Kem Sokha: There are a lot of things that we demand be improved. Although no violence occurred in this election, there were other various issues of concern. We noticed that there were a lot of threats prior to the election. The courts or the NEC appeared not to undertake any concrete measures against such threats even though they prompted an outcry and appeals from the international community. Another thing is that on election day, the issue of shutting doors during the ballot counting process, whereby our citizens were not allowed to monitor or observe the process from outside. The NEC said such acts are illegal, yet they occurred. The election law appears to be too strict toward civil society organizations carrying out their activities. In this cycle, civil society organizations were very concerned and worked cautiously. When they were too cautious, it was hard for them to carry out their work effectively. Another point that needs to be improved concerns our people living overseas. We must ensure that our people living and working abroad such as in Thailand, Korea or other countries are provided the opportunity to register to vote. We continue to demand that our overseas workers be able to vote through arrangements such as via our embassies or at set locations.

Lastly, we know that more than one million people who registered to vote failed to go to vote due to various obstacles. These included restrictions for garment workers as they were not given enough time to travel to vote, and were faced with having their wages cut. We need to change all of this. We have to think about the fact that more than 1 million people did not go to vote. If those people were able to vote, the CNRP would have increased its votes and we would be able to gain further victory. We see the preliminary results showed that the CNRP votes are 500,000 less than the CPP. Most of these workers vote for the CNRP. Also, almost 2 million people were not able to register to vote. Had these people been able to register and go to vote, the number of democrats would be much higher. We don’t expect that all of these things can be changed at once. But if we all have the will (to change), this would be not just for the sake of the CNRP, but also for the sake of other parties that lost elections.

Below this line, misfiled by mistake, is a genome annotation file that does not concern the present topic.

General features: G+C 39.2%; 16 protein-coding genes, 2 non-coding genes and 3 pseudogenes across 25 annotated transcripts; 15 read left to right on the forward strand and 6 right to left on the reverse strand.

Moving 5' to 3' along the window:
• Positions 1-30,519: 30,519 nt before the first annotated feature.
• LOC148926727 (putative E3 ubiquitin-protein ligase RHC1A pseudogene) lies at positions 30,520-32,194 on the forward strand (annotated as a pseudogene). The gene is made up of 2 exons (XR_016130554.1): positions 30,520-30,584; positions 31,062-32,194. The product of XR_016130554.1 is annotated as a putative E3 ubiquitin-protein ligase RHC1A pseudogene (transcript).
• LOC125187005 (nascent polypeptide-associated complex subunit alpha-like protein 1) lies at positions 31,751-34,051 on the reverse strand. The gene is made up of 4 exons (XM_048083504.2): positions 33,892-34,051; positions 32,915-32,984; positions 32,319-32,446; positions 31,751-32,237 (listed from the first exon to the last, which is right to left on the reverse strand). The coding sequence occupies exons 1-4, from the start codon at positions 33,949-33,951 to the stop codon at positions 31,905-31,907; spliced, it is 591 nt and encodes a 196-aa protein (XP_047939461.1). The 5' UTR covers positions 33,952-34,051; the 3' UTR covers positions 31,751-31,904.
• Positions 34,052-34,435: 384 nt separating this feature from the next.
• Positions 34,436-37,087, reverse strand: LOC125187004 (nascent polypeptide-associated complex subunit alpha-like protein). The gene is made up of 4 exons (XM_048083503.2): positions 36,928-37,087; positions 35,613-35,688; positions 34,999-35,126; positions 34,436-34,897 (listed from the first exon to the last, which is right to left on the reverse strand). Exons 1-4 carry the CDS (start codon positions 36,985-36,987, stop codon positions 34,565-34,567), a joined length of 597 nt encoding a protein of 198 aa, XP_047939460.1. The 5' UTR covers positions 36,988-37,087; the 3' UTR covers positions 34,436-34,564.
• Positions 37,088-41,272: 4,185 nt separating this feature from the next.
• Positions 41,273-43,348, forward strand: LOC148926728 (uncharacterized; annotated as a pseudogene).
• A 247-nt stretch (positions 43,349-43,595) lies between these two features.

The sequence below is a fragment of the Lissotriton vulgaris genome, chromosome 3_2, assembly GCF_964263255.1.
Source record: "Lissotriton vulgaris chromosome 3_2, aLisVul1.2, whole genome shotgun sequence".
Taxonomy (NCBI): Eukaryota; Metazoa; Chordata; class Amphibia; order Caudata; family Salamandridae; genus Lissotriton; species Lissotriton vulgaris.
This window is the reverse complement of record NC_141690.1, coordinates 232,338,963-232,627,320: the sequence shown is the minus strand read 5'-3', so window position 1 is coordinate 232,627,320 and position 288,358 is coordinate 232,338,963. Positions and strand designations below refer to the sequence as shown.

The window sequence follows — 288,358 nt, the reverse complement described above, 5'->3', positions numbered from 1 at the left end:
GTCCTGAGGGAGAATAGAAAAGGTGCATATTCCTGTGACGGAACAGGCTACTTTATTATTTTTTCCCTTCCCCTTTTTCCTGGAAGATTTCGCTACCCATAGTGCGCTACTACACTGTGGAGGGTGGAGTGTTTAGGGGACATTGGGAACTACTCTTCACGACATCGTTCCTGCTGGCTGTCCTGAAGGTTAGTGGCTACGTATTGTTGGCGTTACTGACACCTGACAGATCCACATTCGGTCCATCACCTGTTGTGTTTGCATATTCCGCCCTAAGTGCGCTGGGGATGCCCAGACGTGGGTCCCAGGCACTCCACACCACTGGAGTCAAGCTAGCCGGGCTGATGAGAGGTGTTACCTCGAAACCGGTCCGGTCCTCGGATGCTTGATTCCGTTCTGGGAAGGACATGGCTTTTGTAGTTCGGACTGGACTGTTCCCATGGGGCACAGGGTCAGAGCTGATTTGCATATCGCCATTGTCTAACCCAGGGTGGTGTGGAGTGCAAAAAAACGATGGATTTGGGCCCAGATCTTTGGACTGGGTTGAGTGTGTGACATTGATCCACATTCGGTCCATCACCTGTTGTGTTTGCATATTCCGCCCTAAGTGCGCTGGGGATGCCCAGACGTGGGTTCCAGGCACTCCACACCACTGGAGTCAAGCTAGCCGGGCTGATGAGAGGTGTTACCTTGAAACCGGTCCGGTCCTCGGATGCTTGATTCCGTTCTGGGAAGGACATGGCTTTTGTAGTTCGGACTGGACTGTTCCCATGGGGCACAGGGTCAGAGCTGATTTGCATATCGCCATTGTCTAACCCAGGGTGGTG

RFA: You said that in this election, there were a lot of restrictions on civil society organizations, causing them to be very cautious, and as a result their work was not carried out effectively. Can you give a specific example?

Kem Sokha: I noticed that during past elections, when there were any problems, they would take prompt actions and intervene immediately at voting stations, offices or nearby spots. Such intervention included lodging complaints and other efforts to seek justice. But now they appear to be very quiet and didn’t dare to do much. Also, in issuing their statements, they appear to be very cautious. Another example of unfairness is that while some civil society organizations faced are concerns and fears and faced restrictions, other groups that considered themselves civil society could go visit any polling stations at will. But independent groups, if they dared to do so, they would face litigation.

RFA: What will the new blood in the CNRP do to distinguish itself from the CPP? What will your party’s commune chiefs do to make themselves better than the old commune chiefs? What are their strong points, since they are inexperienced?

Kem Sokha: For the CNRP, we know clearly, and we already have our plan. Right after the conclusion of the June 4’s election, on June 5 I called for a meeting among all CNRP provincial presidents and lawmakers so that we can devise plans to help our elected commune chiefs and councilors. We discussed what we have to do to implement our political platform set forth during the campaign, so that they will honor the party’s promises. There are a lot of things that we can do different from the ruling party. For instance, our commune chiefs will issue papers without any political discrimination; we won’t let them charge service fees over what is determined by law and they must make sure that they act on a timely manner. We are not merely talking. We have our lawmakers to help guide them from behind the scenes by giving advice, and providing further training and arrangements for them to practice. Also, we have our monitoring group. If they notice our commune chiefs do not work properly, we will dare to change or have them removed. Another thing, we will educate our commune chiefs and councilors to work properly and cooperate with other parties without any political discrimination. We want them to cooperate and treat one another as the same Cambodians. Even if we win, we have to cooperate so as to ensure the effectiveness of our work for the sake of the citizens. They can only discuss the party’s affairs during their time off from commune work, not during their working time when they are serving the citizens in their localities.

RFA: Will the CNRP’s commune chiefs charge commission fees, a major complaint of citizens?

Kem Sokha: As I already said, absolutely we won’t allow this to happen. Our commune chiefs and candidates have already made commitments to never letting that happen. If such issue occurs, they agreed to be removed from their posts. We won’t just let them tell us or let us know about the irregularities. We will form a senior commission at each commune/sangkat, led by respected people, to monitor and evaluate, and give scores to our commune chiefs’ performance. If their score is low or dropping from year to year, we won’t let them continue. We have to change them. I also want to reiterate that we cannot just change everything in one day. We have a plan to educate, train, improve, and strengthen the capacity of our commune chiefs and councilors.